NBM's Eurotica imprint has this collection of porn comics by various creators, including Cyril Pedrosa and Dave McKean. Looks good if you're into that sort of thing. You can see a couple of preview pages here (NSFW).

Marvel Europe TPB

This collects a few of the recent Marvel comics by European creators, including the Wolverine: Saudade one-shot that I reviewed for Comics Bulletin. I dunno if it's worth the price ($15 for basically three stories), but you could take a look if you're interested in some non-traditional takes on Marvel's characters.

Mixtape Vol 3 Food One/Jim Mahfood Art HC Regular Edition

Wow, lots more Jim Mahfood. He's pretty cool; I should try to get these sometime.

MR. T. TPB

Man, this guy just doesn't go away, does he? I guess this is a graphic novel reimagining Mr. T as a superhero bodyguard, or something. The site shows a cover of a story that pits him against Dracula. Sounds silly. If you really want to know more about this, you can download a PDF preview here.

Roberts TPB

I was interested in this series when I saw some information about it at last year's Wizard World, but I never actually read it. But here's the collection! It's about the Boston Strangler and the Zodiac Killer ending up in the same retirement home. Did anybody else read it? Is it good? Maybe I'll give it a try, given the chance.

Supreme Power Vol 1 Contact HC

Is this series still relevant? Or rather, does anybody care about it anymore? Several years ago, it seemed like a big deal, one of those serious, "superheroes in the real world" sort of things. I liked it well enough, although my tastes have changed and I'm not especially interested in that theme anymore. But it seemed to lose its way after around 12 or so issues, getting really slow and not developing, then switching from a "mature readers" title to an "all ages" one, then crossing over with Marvel's Ultimate Universe in a poorly-received miniseries, then getting relaunched in a Howard Chaykin-written miniseries that I think still hasn't finished. But if you want to see what got people interested, here's a fancy collection that you can read! Just know that it never really delivers on its promises and whimpers to a non-ending that leaves nobody satisfied. Ah, comics!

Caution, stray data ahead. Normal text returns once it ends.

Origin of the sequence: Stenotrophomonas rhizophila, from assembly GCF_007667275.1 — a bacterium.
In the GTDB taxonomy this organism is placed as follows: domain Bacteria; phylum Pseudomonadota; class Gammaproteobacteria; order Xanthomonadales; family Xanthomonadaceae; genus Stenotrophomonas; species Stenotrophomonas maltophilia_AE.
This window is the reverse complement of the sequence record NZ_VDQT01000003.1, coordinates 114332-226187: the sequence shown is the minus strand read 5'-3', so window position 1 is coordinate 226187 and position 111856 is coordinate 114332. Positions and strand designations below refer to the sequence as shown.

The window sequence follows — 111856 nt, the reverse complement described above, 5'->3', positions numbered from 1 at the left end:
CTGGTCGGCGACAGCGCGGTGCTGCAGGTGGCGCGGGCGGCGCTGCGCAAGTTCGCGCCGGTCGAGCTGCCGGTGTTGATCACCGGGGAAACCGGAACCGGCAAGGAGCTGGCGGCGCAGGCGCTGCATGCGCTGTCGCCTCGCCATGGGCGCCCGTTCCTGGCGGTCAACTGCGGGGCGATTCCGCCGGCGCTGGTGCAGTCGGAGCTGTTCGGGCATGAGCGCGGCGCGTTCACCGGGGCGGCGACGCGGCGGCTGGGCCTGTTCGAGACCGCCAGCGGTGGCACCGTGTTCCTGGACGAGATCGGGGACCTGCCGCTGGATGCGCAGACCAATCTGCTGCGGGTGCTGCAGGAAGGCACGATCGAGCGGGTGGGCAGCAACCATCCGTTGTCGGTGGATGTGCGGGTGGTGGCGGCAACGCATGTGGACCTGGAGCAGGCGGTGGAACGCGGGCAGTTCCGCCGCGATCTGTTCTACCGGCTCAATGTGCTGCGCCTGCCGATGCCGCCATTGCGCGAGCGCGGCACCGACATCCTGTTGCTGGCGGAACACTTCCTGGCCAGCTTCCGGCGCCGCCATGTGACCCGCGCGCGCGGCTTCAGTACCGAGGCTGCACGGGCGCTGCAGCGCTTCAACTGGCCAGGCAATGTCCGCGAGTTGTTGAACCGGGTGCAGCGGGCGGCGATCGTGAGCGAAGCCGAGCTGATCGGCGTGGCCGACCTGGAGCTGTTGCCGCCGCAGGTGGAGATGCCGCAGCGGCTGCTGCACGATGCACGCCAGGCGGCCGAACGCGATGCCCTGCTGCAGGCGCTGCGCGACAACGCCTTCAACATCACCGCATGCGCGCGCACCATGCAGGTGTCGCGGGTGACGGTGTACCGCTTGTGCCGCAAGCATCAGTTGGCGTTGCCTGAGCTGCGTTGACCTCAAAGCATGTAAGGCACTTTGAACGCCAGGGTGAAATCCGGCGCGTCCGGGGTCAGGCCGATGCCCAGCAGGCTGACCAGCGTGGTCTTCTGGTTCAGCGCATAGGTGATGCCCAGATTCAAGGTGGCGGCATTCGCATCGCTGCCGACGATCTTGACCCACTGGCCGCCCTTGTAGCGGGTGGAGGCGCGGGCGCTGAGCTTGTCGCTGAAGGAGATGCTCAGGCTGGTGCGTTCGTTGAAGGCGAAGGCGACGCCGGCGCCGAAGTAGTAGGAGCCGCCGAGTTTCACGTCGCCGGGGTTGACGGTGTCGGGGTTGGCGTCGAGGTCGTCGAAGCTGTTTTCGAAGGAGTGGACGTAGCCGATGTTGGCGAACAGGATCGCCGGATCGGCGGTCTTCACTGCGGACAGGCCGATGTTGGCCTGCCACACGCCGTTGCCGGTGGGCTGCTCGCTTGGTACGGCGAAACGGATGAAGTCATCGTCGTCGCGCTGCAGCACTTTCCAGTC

Unloveable HC

Everybody seems to be excited about this new book from Fantagraphics by Esther Pearl Watson that sort of adapts a found teenage girl's diary. Myself, I can't stand Watson's artwork, and think it looks ugly and uninteresting. But I could be wrong, so feel free to either ignore me or scream obscenities at your computer screen.

Welcome To Hoxford Vol 1 TPB

This collects the first four issues of Ben Templesmith's latest series, at a price that, like most IDW books, is too expensive ($20). Still, Templesmith is awesome, and this sounds really cool, about a prison/mental institution that might be supernatural or something (I think; I might have that all wrong). I really want to read it at some point, which may or may not ever come.

Black Lagoon Vol 4 TP

This is the only manga book of note that I saw this week. I didn't like the first volume of this action series very much, but lots of people seem to enjoy it, so I might give it another try. I do have volumes 2 and 3 sitting at home, so that might happen sooner rather than later. And here's the next one, eager to follow its predecessors.
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And that makes the week. One book that I plan to buy, maybe some others of interest. And always lots to read. Stay tuned to see what I think about whatever that might be.